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I am currently working on reverse engineering another program from source. The source contains 159 C++ source files and 2269 includes. As can be seen, going through this by myself is impractical.

I am looking to generate function call graphs and USES diagram. From the post on Stack Overflow I can generate function calls. A lot of people are saying that Doxygen is very good at doing this. I am currently looking into utilizing some of the tools in the forum post above and Doxygen.

However, I was wondering if there are tools that can generate both the call map and the USES diagram in Windows. Windows is preferred but I can work with a Linux version.

Does any one know of any good tool(s) to generate the USES diagram from source?

Also, as a final word, the USES diagram is not a USE-CASE diagram. These two are different.

EDIT 1:

Ok, so I talked to a friend that described what a USES diagram is. The diagram displays the modules and how each module connects to one another. The arrows display the data transfer between the modules. It can be described that M1 uses M12 uses M2.

I looked on the Internet to gain some more details on constructing one. However, I was not able to find much of anything. I wasn't too sure if there was another name. So, I posted a question on RE.SE

An answer to my question is that it sounds much like a dependency diagram. Looking into this diagram, it sounds very much like what a USES diagram is and for now, I will consider this to be true.

Also, I neglected to add this into my original post but, the software would need to be free as I have no financial assets to do this. However, I do have access to a university so if you think that the software might be something a university has, then I can check it (for those wondering, I go the University of Toledo in Toledo, Ohio)

  • What precisely do you mean by "USES"? – Ira Baxter Feb 13 '16 at 10:55
  • That is the name of the graph. I attempted to describe it. I am searching for tools that can create this type of diagram. Not sure why it was downvoted 1. I thought this was a pretty precise explanation, I think that there is another name instead of USES. Maybe be an old-term for the diagram – philm Feb 13 '16 at 14:01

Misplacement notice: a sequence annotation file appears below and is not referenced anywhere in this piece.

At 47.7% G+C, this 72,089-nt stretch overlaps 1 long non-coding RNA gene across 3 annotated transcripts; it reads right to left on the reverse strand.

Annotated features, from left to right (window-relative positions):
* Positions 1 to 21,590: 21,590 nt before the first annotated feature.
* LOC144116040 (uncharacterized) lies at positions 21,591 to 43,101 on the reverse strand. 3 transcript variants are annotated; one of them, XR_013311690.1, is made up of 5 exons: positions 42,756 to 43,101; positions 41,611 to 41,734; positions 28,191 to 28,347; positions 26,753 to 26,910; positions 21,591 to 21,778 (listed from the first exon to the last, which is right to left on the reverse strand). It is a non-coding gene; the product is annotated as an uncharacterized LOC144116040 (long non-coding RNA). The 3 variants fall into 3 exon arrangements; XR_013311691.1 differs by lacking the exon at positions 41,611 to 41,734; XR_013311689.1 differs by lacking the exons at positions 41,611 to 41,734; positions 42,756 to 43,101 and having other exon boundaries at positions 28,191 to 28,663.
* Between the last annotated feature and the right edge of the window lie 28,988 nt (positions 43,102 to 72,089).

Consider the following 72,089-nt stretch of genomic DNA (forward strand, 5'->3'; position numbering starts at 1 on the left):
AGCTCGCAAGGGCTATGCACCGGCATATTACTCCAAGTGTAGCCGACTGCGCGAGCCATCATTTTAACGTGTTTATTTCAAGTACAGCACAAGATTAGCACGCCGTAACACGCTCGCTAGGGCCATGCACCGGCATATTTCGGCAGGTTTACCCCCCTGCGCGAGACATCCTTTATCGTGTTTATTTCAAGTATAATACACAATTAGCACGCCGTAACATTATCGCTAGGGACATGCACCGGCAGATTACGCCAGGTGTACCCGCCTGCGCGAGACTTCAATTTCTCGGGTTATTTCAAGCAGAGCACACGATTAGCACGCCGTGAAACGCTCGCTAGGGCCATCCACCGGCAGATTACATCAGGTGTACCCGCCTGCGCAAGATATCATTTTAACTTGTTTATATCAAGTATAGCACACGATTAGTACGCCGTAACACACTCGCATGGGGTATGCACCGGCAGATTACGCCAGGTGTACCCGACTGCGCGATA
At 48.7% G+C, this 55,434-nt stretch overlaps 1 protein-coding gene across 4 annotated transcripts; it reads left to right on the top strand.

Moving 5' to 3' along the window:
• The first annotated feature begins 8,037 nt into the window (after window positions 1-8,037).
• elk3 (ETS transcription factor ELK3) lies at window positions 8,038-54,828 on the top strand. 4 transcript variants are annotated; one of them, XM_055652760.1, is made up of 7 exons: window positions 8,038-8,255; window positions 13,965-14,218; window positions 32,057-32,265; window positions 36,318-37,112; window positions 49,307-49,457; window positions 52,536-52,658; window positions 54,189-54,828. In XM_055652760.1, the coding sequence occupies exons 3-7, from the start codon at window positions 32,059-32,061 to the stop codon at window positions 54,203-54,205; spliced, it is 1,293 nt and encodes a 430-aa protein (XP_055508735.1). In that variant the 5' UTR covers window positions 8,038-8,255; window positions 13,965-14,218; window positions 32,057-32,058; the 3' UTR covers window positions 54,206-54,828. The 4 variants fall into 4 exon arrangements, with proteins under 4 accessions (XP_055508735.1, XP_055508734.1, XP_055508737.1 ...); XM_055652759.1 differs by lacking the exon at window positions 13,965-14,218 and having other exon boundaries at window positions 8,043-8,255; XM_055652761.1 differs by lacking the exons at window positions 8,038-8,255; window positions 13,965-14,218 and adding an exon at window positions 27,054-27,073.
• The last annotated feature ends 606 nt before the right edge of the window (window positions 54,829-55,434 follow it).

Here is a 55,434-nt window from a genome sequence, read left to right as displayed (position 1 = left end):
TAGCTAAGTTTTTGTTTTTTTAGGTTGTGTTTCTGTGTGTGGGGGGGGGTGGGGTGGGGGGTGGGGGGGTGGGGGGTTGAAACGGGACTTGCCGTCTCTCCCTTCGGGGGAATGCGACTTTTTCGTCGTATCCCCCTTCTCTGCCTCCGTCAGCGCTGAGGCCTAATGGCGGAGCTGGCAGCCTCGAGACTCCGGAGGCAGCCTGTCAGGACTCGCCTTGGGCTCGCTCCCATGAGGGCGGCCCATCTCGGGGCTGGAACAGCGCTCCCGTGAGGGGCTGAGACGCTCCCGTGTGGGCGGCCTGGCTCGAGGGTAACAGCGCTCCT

• I see no attempt whatsoever to explain what a USES graph is (which might explain the downvote, wasn't me)., except that it isn't a USE-CASE diagram. We can't help you, if you can't help us. – Ira Baxter Feb 13 '16 at 14:45
  • Ira Baxter, I am sorry for the misunderstanding. I think I got this post mixed up for another post. I will be editing in my post what a USES diagram is. Thank you for pointing this out! – philm Feb 13 '16 at 18:34
  • I was using CppDepend, but it's commercial. – Thomas Weller Feb 13 '16 at 20:12
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Doxygen, when used with Graphviz, can generate both call graphs and called by graphs as well as include/included by and collaboration graphs - just be sure to tick the option to include undocumented entries.

Features:

  • Free
  • Cross Platform including Windows
  • Can document C++, C, Objective-C, C#, PHP, Java, Python, IDL (Corba, Microsoft, and UNO/OpenOffice flavors), Fortran, VHDL, Tcl and some D.
  • With some special format comments you can document your code fully
  • Multiple Diagram formats
  • Multiple Output formats for the documentation

In DoxyWizard: enter image description here Expert Usage: enter image description here

  • Hmm ok, I am actually experimenting with doxygen as we speak. I have heard many good things about this. Would you happen to know how I can view the call graph for the entire program? I was scrolling through the generated files and open one of the html files. From there, I can browse through the graphs; however, I would like to see an entire call graph of the whole program rather then bits and pieces – philm Feb 11 '16 at 22:41
  • @user3904858s - make sure that you have EXTRACT_ALL set and it may be a good idea to increase DOT_GRAPH_MAX_NODES - start at index.html - click on classes - click on class hierarchy - look for your main class. – Steve Barnes Feb 12 '16 at 7:12
  • wonderful, thank you Steve, I will attempt this! – philm Feb 12 '16 at 15:51
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Look at SourceInsight or Understand.

I'm currently enjoying the features provided by Microsoft Visual Studio 2015 to generate call maps and code graphs and perform cyclometric analysis - works well for C++ and C# code I've thrown at it so far.

  • Yes, I would love to utilize VS. I found out recently it can create architecture diagrams. However, you have to have the paid version of VS in order to take advantage of the tools. Please correct me if I am mistaken. Understand looks like a nice tool but it is paid. Same thing for SourceInsight. – philm Feb 13 '16 at 14:03
  • Sure, Dependency graph and code map generation is only in the Enterprise edition. You didn't specify that you were looking for free tools. – Puffin Feb 13 '16 at 14:07
  • My apologies, I should have stated that in the post. However, my school does have a copy of VS. I am not too sure if it is the version that includes this feature. But, it is definitely something I will look into – philm Feb 13 '16 at 18:33

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